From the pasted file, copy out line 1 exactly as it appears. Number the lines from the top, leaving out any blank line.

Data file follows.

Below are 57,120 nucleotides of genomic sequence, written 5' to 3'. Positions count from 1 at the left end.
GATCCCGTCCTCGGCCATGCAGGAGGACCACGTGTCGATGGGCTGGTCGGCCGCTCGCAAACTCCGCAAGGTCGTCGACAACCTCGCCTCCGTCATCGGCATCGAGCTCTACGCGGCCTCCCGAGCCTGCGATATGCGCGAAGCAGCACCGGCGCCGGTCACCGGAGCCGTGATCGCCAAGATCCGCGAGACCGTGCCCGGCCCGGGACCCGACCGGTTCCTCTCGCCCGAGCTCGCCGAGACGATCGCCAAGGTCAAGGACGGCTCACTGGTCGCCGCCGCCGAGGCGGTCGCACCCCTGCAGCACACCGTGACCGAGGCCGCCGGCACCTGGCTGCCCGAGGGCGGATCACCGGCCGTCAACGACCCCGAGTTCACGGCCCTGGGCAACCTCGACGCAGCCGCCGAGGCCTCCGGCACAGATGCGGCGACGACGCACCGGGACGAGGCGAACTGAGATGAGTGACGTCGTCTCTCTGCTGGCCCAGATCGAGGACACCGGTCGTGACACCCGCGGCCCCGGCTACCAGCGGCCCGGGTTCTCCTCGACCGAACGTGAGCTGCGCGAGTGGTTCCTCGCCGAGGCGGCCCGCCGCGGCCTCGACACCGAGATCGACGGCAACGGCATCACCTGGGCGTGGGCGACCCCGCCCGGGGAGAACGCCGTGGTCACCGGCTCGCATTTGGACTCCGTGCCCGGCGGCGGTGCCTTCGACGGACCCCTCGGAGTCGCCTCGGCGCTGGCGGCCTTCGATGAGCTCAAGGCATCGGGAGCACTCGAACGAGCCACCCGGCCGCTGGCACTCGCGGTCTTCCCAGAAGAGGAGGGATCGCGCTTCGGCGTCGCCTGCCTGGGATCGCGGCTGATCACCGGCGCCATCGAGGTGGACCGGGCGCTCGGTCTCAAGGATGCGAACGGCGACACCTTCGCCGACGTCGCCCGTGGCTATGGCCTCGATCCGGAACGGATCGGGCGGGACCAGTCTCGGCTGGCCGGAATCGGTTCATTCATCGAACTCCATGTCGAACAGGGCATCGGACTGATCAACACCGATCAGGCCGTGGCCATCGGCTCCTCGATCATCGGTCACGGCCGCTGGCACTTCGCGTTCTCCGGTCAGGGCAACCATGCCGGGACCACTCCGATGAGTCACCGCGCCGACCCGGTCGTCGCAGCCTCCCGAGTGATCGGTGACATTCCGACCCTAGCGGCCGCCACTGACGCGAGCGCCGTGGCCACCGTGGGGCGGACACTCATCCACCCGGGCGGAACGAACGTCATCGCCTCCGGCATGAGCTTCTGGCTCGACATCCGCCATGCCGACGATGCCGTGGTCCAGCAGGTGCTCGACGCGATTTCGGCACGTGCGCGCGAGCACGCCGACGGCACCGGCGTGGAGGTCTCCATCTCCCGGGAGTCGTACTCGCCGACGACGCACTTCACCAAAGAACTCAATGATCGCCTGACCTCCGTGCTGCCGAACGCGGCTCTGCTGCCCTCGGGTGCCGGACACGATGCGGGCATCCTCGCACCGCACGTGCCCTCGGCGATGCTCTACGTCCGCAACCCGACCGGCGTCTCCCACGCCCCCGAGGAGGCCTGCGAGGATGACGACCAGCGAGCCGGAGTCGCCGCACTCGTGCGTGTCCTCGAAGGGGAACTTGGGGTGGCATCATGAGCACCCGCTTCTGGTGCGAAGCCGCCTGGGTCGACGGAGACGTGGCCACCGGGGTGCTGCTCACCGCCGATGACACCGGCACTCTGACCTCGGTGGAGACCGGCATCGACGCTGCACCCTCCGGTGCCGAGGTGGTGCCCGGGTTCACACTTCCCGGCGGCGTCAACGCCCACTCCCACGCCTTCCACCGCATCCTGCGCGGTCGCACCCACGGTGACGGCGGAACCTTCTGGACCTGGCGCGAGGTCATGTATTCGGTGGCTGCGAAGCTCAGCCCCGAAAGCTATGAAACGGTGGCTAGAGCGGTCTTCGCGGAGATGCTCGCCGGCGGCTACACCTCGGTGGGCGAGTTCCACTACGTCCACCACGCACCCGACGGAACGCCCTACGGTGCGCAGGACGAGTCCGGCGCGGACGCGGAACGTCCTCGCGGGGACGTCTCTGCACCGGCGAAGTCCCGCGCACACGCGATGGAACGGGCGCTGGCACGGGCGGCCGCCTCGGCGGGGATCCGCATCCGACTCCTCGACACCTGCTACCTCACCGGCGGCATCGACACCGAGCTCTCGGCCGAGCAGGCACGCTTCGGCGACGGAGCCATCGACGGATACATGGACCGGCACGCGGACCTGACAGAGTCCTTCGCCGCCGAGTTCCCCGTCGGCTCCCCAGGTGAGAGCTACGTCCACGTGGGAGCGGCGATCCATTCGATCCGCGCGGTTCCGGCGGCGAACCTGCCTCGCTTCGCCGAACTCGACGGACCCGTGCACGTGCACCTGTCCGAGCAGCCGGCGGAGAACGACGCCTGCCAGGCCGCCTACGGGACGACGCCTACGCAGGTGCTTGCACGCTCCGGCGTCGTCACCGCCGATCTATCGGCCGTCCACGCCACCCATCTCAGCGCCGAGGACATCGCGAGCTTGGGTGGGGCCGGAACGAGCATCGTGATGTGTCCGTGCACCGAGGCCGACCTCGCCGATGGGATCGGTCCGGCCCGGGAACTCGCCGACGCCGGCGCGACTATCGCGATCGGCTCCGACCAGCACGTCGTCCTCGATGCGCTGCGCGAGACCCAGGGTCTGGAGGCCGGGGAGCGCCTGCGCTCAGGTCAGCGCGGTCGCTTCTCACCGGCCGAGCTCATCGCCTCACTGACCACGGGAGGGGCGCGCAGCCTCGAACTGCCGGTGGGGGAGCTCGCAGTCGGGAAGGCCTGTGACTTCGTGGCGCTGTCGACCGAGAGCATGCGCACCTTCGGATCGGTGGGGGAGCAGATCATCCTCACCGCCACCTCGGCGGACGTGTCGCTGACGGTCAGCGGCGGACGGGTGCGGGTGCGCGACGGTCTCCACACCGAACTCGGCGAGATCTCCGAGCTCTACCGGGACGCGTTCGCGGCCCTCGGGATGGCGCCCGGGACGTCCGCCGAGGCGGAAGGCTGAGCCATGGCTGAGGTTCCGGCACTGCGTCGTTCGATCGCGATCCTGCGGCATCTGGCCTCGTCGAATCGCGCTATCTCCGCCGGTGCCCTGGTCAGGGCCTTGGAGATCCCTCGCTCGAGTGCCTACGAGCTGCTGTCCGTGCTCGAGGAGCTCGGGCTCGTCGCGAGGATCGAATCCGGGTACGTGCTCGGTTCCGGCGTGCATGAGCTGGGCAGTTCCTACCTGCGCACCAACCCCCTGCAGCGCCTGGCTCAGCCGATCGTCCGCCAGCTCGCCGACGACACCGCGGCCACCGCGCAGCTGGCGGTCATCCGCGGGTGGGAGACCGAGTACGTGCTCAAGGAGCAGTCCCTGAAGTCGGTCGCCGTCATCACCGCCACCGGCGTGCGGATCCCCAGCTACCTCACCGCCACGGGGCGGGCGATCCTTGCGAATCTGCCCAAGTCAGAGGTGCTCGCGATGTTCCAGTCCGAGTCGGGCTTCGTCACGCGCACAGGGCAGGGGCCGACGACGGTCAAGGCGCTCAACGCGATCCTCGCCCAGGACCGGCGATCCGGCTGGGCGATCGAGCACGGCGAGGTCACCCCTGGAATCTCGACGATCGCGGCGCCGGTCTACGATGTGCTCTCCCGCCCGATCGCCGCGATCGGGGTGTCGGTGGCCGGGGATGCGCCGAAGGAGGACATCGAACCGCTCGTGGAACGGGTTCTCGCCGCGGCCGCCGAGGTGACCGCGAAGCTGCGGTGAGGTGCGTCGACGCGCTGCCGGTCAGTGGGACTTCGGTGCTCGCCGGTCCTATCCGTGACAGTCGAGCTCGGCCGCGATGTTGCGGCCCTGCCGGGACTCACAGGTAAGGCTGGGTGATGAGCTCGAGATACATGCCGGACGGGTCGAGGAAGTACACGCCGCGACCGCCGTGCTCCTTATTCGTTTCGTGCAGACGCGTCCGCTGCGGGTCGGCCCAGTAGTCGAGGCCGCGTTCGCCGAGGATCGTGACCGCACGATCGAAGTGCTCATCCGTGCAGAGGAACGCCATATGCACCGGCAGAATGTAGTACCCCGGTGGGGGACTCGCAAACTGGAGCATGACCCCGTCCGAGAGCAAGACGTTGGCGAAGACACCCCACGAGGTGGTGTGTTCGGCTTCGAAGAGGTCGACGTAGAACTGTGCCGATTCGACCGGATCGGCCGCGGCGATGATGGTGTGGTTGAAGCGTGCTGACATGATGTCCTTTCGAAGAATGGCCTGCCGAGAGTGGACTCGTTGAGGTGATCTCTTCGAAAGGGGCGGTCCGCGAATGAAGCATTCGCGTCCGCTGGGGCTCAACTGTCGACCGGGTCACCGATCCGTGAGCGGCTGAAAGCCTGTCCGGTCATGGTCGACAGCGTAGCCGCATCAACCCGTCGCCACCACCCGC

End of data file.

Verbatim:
Below are 57,120 nucleotides of genomic sequence, written 5' to 3'. Positions count from 1 at the left end.